African women call for gendered solutions to global crises
Sunday, March 08, 2009
A delegation of high-ranking African women attending the Commission on the Status of Women (CSW) are calling for countries to take into account the unique perspective African women hold in order to address a number of challenges facing Africa.
More than 15 African ministers, among them The Gambia's vice president and secretary of state for Women's Affairs, Aja Dr Isatou Njie-Saidy, are attending the CSW session. The Commission began its deliberations on 2 March and is discussing the progress made towards implementing efforts to ensure respect for women's rights across the world. The theme of this year's session is 'Equal sharing of responsibilities between women and men, including care-giving in the context of HIV and AIDS."
The African leaders are calling for additional financing for gender equality and for collecting reliable data on gender equality, women's empowerment and violence against women and girls. Establishing sound data is a necessary precondition for establishing the best policies and monitoring the effectiveness of action. In addition, the African women are endorsing the UN-wide campaign to end violence against women and girls, which is spearheaded in Africa by UNIFEM.
The African ministers are promoting awareness for the launch of the 2010-2020 African Women's Decade which was recently declared by the African Union Summit. According to Litha Musiyimi-Ogana, AU Commission Director of Women, Gender and Development, the decade is geared toward maintaining the momentum for empowering African women in the context of the current economic and financial crisis. "The African Women's Decade must safeguard the gains that women have already painstakingly earned and should galvanize political will to find the resources for further progress," said Musiyimi-Ogana.
At the same time, the African leaders attending the Commission are signaling their intention to expand the 15-year review of the Beijing Women's Conference. The review will determine the progress that countries have made in implementing the Beijing Platform for Women, a document which laid out key areas for improvement. African women are asking that this review takes into account the impact of global food shortages, price hikes and climate change on Africa 's women.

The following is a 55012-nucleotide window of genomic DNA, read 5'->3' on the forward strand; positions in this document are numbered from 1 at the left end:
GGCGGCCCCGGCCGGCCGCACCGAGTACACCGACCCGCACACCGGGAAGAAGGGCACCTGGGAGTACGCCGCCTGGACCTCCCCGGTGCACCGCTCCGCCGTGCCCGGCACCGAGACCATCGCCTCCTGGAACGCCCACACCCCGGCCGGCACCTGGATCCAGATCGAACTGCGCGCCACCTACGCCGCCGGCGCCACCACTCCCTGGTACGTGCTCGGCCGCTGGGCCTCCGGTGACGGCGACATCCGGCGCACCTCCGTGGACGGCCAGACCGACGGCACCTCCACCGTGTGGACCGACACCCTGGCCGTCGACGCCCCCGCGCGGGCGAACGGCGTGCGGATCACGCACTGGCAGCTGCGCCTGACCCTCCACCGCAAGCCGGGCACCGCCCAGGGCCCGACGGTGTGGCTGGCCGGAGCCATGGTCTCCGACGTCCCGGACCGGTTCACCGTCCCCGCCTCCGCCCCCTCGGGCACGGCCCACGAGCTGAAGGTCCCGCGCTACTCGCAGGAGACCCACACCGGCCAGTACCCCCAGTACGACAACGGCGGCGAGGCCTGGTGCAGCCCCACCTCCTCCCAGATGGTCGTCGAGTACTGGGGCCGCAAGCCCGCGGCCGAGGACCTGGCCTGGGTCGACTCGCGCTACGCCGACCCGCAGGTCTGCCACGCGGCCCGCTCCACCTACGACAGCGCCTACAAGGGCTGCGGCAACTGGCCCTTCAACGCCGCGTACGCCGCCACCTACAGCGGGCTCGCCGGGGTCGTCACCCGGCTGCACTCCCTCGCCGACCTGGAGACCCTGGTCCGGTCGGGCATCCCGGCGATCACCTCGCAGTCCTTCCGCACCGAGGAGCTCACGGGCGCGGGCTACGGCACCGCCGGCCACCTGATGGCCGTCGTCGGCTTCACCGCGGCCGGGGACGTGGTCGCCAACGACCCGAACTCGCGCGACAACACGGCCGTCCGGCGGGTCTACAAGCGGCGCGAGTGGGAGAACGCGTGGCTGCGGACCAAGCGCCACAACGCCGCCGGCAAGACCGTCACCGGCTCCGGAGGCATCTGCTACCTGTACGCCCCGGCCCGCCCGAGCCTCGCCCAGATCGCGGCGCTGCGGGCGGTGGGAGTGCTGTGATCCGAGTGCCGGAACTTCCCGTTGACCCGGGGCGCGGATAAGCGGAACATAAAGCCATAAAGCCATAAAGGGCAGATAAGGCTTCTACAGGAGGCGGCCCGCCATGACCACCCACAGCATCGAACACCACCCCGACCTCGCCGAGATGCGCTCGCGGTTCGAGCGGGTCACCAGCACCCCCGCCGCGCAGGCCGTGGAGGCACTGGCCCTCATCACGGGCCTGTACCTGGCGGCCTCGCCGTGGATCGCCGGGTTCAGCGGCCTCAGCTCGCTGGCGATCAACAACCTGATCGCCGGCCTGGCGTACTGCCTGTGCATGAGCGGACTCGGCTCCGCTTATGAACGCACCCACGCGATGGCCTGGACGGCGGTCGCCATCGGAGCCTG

UN Economic Commission for Africa is convening a regional Beijing + 15 ministerial review of the Beijing Ministers this October in Addis Ababa to conduct a crucial stocktaking to determine how much still remains to be achieved towards equality and women's empowerment. The recently held African Development Forum VI in Addis Ababa came up with the conclusion that although much has been achieved, more needs to be done for the full achievement of gender equality and women's empowerment in Africa.
Studies and statistics continue to show that access to resources is not equitable between men and women across Africa; and violence against women and girls in conflict and situations of insecurity has reached alarming levels, contributing also to the spread of HIV/AIDs infections amongst women.
ECA's Ms Thokozile Ruzvidzo, who heads the African Centre for Gender and Social Development, says the Beijing + 15 review is a fundamental prerequisite for forward progress for African women in the development of their continent. "We have fought so hard for women's empowerment, but now we are seeing that the global economic, food and climate change crises are threatening to compromise our hard-fought gains. We need to focus on how higher food prices and how climate are impacting the lives of women. We need solutions for these challenges and we need them quickly."